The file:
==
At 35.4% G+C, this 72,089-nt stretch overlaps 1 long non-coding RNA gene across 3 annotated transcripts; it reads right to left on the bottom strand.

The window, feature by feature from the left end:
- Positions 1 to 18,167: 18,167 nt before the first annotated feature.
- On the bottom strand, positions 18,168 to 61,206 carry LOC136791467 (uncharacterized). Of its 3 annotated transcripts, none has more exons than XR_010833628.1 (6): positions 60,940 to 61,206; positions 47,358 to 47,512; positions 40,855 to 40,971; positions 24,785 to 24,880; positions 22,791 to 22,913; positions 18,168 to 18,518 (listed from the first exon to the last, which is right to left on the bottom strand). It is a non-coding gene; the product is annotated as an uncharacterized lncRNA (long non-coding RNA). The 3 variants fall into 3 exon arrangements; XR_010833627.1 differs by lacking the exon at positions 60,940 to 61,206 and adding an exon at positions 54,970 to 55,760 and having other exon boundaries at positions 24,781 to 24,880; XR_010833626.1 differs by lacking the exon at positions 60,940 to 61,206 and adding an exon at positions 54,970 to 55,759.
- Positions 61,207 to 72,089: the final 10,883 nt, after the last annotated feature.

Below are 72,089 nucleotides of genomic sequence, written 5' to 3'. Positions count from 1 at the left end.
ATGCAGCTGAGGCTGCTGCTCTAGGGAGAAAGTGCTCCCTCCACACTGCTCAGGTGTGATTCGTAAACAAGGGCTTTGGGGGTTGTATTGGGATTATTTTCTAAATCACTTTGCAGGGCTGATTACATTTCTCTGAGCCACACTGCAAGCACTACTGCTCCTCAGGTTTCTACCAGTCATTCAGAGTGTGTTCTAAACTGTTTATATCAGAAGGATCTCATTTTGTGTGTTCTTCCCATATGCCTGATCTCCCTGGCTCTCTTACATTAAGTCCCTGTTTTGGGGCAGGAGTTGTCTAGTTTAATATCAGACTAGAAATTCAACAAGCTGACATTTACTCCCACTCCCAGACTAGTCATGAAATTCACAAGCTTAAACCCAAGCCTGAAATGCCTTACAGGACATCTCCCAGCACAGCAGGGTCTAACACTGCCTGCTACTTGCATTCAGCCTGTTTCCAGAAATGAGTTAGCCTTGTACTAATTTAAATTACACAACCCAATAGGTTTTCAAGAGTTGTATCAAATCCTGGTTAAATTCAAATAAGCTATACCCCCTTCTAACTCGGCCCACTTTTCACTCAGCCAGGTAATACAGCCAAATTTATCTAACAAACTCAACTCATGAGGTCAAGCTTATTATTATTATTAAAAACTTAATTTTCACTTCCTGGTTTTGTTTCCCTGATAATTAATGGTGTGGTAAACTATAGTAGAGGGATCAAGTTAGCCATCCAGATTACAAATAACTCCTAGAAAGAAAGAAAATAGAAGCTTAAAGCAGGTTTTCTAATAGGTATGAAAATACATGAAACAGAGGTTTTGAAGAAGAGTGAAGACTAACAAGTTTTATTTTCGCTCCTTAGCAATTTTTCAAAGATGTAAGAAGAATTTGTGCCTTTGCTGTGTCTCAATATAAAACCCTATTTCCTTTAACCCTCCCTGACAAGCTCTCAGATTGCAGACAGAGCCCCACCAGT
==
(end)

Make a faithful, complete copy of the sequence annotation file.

At 35.4% G+C, this 72,089-nt stretch overlaps 1 long non-coding RNA gene across 3 annotated transcripts; it reads right to left on the bottom strand.

The window, feature by feature from the left end:
- Positions 1 to 18,167: 18,167 nt before the first annotated feature.
- On the bottom strand, positions 18,168 to 61,206 carry LOC136791467 (uncharacterized). Of its 3 annotated transcripts, none has more exons than XR_010833628.1 (6): positions 60,940 to 61,206; positions 47,358 to 47,512; positions 40,855 to 40,971; positions 24,785 to 24,880; positions 22,791 to 22,913; positions 18,168 to 18,518 (listed from the first exon to the last, which is right to left on the bottom strand). It is a non-coding gene; the product is annotated as an uncharacterized lncRNA (long non-coding RNA). The 3 variants fall into 3 exon arrangements; XR_010833627.1 differs by lacking the exon at positions 60,940 to 61,206 and adding an exon at positions 54,970 to 55,760 and having other exon boundaries at positions 24,781 to 24,880; XR_010833626.1 differs by lacking the exon at positions 60,940 to 61,206 and adding an exon at positions 54,970 to 55,759.
- Positions 61,207 to 72,089: the final 10,883 nt, after the last annotated feature.

Below are 72,089 nucleotides of genomic sequence, written 5' to 3'. Positions count from 1 at the left end.
ATGCAGCTGAGGCTGCTGCTCTAGGGAGAAAGTGCTCCCTCCACACTGCTCAGGTGTGATTCGTAAACAAGGGCTTTGGGGGTTGTATTGGGATTATTTTCTAAATCACTTTGCAGGGCTGATTACATTTCTCTGAGCCACACTGCAAGCACTACTGCTCCTCAGGTTTCTACCAGTCATTCAGAGTGTGTTCTAAACTGTTTATATCAGAAGGATCTCATTTTGTGTGTTCTTCCCATATGCCTGATCTCCCTGGCTCTCTTACATTAAGTCCCTGTTTTGGGGCAGGAGTTGTCTAGTTTAATATCAGACTAGAAATTCAACAAGCTGACATTTACTCCCACTCCCAGACTAGTCATGAAATTCACAAGCTTAAACCCAAGCCTGAAATGCCTTACAGGACATCTCCCAGCACAGCAGGGTCTAACACTGCCTGCTACTTGCATTCAGCCTGTTTCCAGAAATGAGTTAGCCTTGTACTAATTTAAATTACACAACCCAATAGGTTTTCAAGAGTTGTATCAAATCCTGGTTAAATTCAAATAAGCTATACCCCCTTCTAACTCGGCCCACTTTTCACTCAGCCAGGTAATACAGCCAAATTTATCTAACAAACTCAACTCATGAGGTCAAGCTTATTATTATTATTAAAAACTTAATTTTCACTTCCTGGTTTTGTTTCCCTGATAATTAATGGTGTGGTAAACTATAGTAGAGGGATCAAGTTAGCCATCCAGATTACAAATAACTCCTAGAAAGAAAGAAAATAGAAGCTTAAAGCAGGTTTTCTAATAGGTATGAAAATACATGAAACAGAGGTTTTGAAGAAGAGTGAAGACTAACAAGTTTTATTTTCGCTCCTTAGCAATTTTTCAAAGATGTAAGAAGAATTTGTGCCTTTGCTGTGTCTCAATATAAAACCCTATTTCCTTTAACCCTCCCTGACAAGCTCTCAGATTGCAGACAGAGCCCCACCAGT